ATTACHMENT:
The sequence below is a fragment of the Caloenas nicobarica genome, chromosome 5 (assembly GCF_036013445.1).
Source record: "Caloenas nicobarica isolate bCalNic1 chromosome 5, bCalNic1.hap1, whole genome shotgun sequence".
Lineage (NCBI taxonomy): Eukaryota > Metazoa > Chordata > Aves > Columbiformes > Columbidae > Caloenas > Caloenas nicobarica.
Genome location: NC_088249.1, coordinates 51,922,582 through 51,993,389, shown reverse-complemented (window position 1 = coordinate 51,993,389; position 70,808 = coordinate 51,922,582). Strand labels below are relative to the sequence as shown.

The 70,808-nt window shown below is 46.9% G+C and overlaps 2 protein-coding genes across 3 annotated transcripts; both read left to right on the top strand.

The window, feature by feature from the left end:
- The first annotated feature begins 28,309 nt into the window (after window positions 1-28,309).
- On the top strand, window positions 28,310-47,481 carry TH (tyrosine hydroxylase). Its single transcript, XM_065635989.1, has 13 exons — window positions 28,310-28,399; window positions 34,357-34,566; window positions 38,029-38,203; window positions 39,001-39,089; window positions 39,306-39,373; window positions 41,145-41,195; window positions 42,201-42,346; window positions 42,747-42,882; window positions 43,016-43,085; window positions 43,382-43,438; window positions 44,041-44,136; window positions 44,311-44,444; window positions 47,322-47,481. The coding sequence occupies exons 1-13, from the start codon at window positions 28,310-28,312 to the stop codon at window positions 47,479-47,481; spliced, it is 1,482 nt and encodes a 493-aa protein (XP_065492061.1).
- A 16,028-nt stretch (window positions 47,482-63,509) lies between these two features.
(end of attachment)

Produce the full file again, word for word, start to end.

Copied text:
The sequence below is a fragment of the Caloenas nicobarica genome, chromosome 5 (assembly GCF_036013445.1).
Source record: "Caloenas nicobarica isolate bCalNic1 chromosome 5, bCalNic1.hap1, whole genome shotgun sequence".
Lineage (NCBI taxonomy): Eukaryota > Metazoa > Chordata > Aves > Columbiformes > Columbidae > Caloenas > Caloenas nicobarica.
Genome location: NC_088249.1, coordinates 51,922,582 through 51,993,389, shown reverse-complemented (window position 1 = coordinate 51,993,389; position 70,808 = coordinate 51,922,582). Strand labels below are relative to the sequence as shown.

The 70,808-nt window shown below is 46.9% G+C and overlaps 2 protein-coding genes across 3 annotated transcripts; both read left to right on the top strand.

The window, feature by feature from the left end:
- The first annotated feature begins 28,309 nt into the window (after window positions 1-28,309).
- On the top strand, window positions 28,310-47,481 carry TH (tyrosine hydroxylase). Its single transcript, XM_065635989.1, has 13 exons — window positions 28,310-28,399; window positions 34,357-34,566; window positions 38,029-38,203; window positions 39,001-39,089; window positions 39,306-39,373; window positions 41,145-41,195; window positions 42,201-42,346; window positions 42,747-42,882; window positions 43,016-43,085; window positions 43,382-43,438; window positions 44,041-44,136; window positions 44,311-44,444; window positions 47,322-47,481. The coding sequence occupies exons 1-13, from the start codon at window positions 28,310-28,312 to the stop codon at window positions 47,479-47,481; spliced, it is 1,482 nt and encodes a 493-aa protein (XP_065492061.1).
- A 16,028-nt stretch (window positions 47,482-63,509) lies between these two features.